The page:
I’m working on a sequel for Chene. The main characters from Why 319? are clamoring for more attention. I’m also trying to work on a prequel for the Jamie Richmond romance-mystery series (Devious, Vanishing Act and Fleeing Beauty).
What other books are similar to your own? What makes them alike?
I think Michael Connolly’s Harry Bosch novels are similar to Why 319? Like Bosch, Chene has his internal demons but is driven to solve the mystery. To him, every victim matters regardless of their status in life.
While we’re on the topic of other books, which writers inspire you and why?
As a kid I was hooked on the novels of John D. MacDonald, who wrote the Travis McGee series. McGee wasn’t your standard hero. He only worked when he needed the money or when it involved someone he was close to. Once the case was done, McGee went into an early retirement mode, enjoying life. MacDonald could coax the reader into the story quickly and throw enough curves at you that you never knew what was coming. Other writers who remind me of him include Elmore Leonard, James W. Hall, Greg Iles, John Sandford and James Rollins. I take inspiration from them to keep writing, keep polishing the story.
Still on the topic of books by other authors, what is your favourite book and why?
Stephen King’s The Stand. I started reading this epic one evening after work and became so engrossed in the story that I didn’t blink until about three o’clock in the morning. I managed to get a couple of hours of sleep before going to work. Later during the day, I was waiting in line at a fast food restaurant when someone behind me sneezed three times. That was the warning sign in the book that someone had the disease that was wiping out humanity. Then next thing I knew, I was in my car with a death grip on the steering wheel. Since I started writing, it’s been a goal to capture someone’s imagination as well as he grabbed mine.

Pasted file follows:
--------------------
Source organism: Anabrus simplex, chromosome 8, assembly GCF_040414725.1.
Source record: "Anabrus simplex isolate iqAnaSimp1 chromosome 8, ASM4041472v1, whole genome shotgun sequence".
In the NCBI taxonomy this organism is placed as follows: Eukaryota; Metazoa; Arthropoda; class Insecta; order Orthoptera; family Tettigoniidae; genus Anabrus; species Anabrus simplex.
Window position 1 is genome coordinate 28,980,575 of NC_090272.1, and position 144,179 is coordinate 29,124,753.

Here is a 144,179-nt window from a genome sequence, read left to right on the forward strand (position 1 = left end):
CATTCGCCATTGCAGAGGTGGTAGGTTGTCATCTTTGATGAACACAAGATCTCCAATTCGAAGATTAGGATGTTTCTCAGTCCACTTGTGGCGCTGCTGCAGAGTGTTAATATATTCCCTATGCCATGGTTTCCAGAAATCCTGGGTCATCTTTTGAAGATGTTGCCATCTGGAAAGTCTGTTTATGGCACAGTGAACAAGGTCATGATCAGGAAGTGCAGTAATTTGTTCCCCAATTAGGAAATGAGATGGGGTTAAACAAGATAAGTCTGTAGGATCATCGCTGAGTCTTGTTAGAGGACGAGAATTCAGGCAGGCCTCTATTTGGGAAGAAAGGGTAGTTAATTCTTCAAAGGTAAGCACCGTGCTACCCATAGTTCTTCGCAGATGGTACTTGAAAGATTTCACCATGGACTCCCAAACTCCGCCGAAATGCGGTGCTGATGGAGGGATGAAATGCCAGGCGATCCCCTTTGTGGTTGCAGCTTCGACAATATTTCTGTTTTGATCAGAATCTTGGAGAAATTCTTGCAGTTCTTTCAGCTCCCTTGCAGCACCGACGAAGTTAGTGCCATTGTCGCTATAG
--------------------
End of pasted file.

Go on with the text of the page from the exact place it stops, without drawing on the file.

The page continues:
One of my favourites, too.
Why do you write?
I’ve always enjoyed telling stories. Being able to entertain the readers by writing an engaging story, creating characters and conflicts they can identify with or relate to is not easy, but it’s something I’m driven to do. It’s important to me. I think everyone has talents. Mine is to write a good story, to take you along for an adventure.
Where do those ideas come from?
(Laughs) Inspiration comes from everywhere and nowhere. I’ve gotten ideas for a story from conversations I’ve overheard, from watching people interact in a restaurant, from hiking on a trail or riding a motorcycle down a country road.
What about building your author platform? What’s your view on social media for marketing?
I’m behind the curve on social media and definitely need to catch up. So many people are on it, whether it’s Facebook or Twitter or Pinterest and more, that it’s a great way to reach a larger audience. I just need to find the time to get busy with it.
Do you have anything specific that you want to say to your readers?
Check out new authors. There are many talented people out there, working with smaller publishing houses who have written great stories.
Truer words were never said, Mark. Thanks for investing your time to do this interview. One last question: where can readers discover more about you and your work?